New ‘PropCo’ heralds spiralling Whitehall rents
The UK government is putting all of its departments’ properties into a new property agency, with the aims of improving estate management and encouraging departments to release expensive central London properties, civil service chief executive John Manzoni has told Global Government Forum. “Right now, a building in a department’s balance sheet is just an asset – it’s not costing anything,” he said. “We do need to create the right financial incentive for departments to think of more creative ways of getting out of some half-empty buildings.”
November’s Comprehensive Spending Review announced that the government is “centralising ownership of the estate and charging departments market level rents for freehold assets they currently own,” with the first properties transferring early in 2017 and a target of moving “all relevant central government land and property” into the new central body by 2020. The first assets to be transferred, it added, “will include freehold office, warehouse, storage and depot properties” – raising the prospect that departments might soon find their own Whitehall HQs unaffordable.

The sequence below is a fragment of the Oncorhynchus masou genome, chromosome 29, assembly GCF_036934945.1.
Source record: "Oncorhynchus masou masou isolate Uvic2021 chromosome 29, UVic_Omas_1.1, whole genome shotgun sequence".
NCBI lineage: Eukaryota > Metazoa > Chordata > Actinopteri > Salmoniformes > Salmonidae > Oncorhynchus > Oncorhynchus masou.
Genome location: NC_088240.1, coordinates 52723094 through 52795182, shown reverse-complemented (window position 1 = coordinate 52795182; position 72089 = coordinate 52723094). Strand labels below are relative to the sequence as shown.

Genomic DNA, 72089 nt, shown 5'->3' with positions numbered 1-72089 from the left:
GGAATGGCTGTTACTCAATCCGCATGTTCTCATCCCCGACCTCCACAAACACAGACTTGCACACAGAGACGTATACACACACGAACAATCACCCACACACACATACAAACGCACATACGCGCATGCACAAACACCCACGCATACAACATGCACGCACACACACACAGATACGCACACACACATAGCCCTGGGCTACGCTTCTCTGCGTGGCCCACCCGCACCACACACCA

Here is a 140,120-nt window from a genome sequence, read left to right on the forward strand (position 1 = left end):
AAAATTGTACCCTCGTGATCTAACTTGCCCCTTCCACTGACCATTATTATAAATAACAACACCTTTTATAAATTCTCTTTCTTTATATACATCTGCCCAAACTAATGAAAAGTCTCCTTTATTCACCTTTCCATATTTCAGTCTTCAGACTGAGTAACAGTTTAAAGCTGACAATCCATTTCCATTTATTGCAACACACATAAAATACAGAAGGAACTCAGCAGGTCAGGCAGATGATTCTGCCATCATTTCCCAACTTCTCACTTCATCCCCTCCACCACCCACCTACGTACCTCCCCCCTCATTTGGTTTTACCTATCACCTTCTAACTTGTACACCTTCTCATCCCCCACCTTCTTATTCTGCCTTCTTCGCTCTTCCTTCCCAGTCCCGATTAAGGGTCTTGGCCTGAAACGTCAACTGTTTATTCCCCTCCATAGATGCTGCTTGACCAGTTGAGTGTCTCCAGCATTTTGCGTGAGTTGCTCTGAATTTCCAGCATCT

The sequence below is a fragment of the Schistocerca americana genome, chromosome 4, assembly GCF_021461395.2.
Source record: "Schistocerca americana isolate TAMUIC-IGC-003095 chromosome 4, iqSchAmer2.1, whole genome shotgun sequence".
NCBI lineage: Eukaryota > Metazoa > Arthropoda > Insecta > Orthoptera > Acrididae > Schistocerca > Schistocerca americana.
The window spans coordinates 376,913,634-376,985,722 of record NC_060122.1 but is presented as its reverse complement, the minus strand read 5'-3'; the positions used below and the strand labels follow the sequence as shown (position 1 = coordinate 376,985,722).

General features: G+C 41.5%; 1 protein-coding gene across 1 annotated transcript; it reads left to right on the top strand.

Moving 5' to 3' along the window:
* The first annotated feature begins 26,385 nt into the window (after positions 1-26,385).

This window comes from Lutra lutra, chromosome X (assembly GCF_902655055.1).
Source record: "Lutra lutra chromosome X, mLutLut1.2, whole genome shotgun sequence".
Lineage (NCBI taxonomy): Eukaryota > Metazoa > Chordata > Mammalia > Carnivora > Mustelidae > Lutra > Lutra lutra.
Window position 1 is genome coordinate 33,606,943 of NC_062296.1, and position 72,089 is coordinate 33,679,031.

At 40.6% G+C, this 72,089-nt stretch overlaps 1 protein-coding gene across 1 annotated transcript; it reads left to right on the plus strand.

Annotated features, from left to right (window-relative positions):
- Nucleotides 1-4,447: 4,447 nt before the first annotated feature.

Speaking in an exclusive interview, Manzoni explained that the reforms have two aims. “We have an awful lot of estate all over the place, and we would manage it, run it better, if we had real capability in one place and built a critical mass of real property management capability,” he said. “So the ‘PropCo’ is a way of building world-class property leadership, managing our estate, managing the contractual interfaces around it, spotting opportunities for value and managing it as a portfolio.”
Second, he said, the aim is to put properties “at market value on the balance sheet, and then create a financial incentive that if [departments] get out, it’s good for them… I think that’s of huge benefit because there’s an awful lot of value in there to release.” Manzoni cited the Household Cavalry Barracks at Hyde Park – which sits on some of the most expensive land in the world – and noted that whilst it’s a “jolly nice place for horses”, the barracks are worth “an awful lot of money.”
Most of the buildings on Whitehall – which runs between Parliament Square and Trafalgar Square – are occupied by government departments, many of which have owned them for decades or centuries. Previous attempts to encourage or push departments into relocating staff into cheaper offices outside central London have had little impact; but if the government enacts its plan, huge hikes in their office costs would leave them with little option.